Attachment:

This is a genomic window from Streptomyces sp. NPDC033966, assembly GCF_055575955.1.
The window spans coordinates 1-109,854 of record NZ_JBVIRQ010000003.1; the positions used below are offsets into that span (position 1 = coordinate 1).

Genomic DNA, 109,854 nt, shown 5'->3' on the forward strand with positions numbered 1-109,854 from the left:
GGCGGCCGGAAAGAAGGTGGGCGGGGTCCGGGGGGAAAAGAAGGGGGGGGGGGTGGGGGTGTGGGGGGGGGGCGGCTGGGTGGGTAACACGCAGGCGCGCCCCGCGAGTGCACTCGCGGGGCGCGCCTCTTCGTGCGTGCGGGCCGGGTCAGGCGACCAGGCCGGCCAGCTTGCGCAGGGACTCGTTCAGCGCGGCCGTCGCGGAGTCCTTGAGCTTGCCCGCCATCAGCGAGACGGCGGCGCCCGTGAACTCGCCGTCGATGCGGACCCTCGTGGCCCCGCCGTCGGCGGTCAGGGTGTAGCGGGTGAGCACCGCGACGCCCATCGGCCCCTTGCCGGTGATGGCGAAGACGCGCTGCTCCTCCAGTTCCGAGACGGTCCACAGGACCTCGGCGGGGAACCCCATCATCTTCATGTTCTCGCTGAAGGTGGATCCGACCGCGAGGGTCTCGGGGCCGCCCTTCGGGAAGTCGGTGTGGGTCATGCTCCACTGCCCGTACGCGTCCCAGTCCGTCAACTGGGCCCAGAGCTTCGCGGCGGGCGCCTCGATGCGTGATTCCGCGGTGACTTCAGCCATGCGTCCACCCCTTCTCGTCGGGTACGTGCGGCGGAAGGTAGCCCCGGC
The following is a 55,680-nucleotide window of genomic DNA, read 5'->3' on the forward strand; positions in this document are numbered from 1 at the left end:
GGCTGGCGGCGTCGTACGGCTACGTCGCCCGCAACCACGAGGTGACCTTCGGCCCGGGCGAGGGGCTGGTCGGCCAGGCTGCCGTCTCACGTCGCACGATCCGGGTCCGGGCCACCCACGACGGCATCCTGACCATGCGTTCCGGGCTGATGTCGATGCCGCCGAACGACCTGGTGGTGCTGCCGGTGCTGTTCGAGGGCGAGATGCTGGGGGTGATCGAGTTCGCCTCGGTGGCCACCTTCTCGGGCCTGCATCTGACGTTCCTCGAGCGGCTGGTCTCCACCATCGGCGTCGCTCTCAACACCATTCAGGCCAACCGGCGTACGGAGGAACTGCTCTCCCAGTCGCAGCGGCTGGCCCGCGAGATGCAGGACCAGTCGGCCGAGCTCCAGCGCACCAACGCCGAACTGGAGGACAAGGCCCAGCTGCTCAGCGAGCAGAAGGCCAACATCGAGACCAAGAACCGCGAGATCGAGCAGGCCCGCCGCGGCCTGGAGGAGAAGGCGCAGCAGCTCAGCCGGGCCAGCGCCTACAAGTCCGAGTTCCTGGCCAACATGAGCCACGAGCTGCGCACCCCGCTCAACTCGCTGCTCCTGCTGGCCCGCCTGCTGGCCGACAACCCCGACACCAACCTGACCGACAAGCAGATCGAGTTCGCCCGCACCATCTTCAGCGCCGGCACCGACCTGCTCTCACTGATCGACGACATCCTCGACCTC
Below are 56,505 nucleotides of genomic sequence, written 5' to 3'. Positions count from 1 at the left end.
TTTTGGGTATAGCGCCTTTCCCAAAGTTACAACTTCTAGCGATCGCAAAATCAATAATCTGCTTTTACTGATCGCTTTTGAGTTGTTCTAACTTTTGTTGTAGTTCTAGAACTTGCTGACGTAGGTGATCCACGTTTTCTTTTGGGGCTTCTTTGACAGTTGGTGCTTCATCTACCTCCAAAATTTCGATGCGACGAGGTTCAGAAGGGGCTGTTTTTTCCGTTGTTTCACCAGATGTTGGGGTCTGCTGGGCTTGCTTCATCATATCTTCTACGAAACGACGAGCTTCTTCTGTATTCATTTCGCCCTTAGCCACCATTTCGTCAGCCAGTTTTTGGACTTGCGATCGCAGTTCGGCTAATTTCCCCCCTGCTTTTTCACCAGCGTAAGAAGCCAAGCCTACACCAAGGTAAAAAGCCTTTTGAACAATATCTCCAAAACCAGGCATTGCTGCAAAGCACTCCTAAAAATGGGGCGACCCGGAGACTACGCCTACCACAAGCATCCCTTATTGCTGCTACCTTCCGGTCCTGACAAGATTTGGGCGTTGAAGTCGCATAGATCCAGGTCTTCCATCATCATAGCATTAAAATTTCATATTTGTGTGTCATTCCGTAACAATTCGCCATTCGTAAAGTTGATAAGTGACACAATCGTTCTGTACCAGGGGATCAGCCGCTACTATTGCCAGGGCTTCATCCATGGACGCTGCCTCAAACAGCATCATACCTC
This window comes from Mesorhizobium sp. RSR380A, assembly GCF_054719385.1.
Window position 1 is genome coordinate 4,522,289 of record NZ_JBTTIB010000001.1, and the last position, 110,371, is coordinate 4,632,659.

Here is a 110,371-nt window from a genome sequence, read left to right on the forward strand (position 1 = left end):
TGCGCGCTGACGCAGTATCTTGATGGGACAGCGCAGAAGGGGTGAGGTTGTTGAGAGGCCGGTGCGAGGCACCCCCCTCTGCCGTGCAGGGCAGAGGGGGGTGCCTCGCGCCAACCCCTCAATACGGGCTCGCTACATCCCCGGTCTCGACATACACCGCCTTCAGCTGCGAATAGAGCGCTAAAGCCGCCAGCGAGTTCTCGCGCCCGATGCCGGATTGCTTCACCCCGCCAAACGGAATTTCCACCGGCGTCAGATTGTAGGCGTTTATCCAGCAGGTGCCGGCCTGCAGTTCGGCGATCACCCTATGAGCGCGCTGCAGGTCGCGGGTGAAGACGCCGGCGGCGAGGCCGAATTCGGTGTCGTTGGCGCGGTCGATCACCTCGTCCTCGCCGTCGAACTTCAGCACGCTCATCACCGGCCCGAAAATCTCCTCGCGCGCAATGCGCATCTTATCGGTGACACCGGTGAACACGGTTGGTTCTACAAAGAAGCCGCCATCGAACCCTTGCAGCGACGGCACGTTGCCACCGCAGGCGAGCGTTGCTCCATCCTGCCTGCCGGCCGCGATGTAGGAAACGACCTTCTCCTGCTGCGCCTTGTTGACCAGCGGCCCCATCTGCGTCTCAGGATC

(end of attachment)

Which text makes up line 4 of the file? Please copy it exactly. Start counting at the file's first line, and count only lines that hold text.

GGCGGCCGGAAAGAAGGTGGGCGGGGTCCGGGGGGAAAAGAAGGGGGGGGGGGTGGGGGTGTGGGGGGGGGGCGGCTGGGTGGGTAACACGCAGGCGCGCCCCGCGAGTGCACTCGCGGGGCGCGCCTCTTCGTGCGTGCGGGCCGGGTCAGGCGACCAGGCCGGCCAGCTTGCGCAGGGACTCGTTCAGCGCGGCCGTCGCGGAGTCCTTGAGCTTGCCCGCCATCAGCGAGACGGCGGCGCCCGTGAACTCGCCGTCGATGCGGACCCTCGTGGCCCCGCCGTCGGCGGTCAGGGTGTAGCGGGTGAGCACCGCGACGCCCATCGGCCCCTTGCCGGTGATGGCGAAGACGCGCTGCTCCTCCAGTTCCGAGACGGTCCACAGGACCTCGGCGGGGAACCCCATCATCTTCATGTTCTCGCTGAAGGTGGATCCGACCGCGAGGGTCTCGGGGCCGCCCTTCGGGAAGTCGGTGTGGGTCATGCTCCACTGCCCGTACGCGTCCCAGTCCGTCAACTGGGCCCAGAGCTTCGCGGCGGGCGCCTCGATGCGTGATTCCGCGGTGACTTCAGCCATGCGTCCACCCCTTCTCGTCGGGTACGTGCGGCGGAAGGTAGCCCCGGC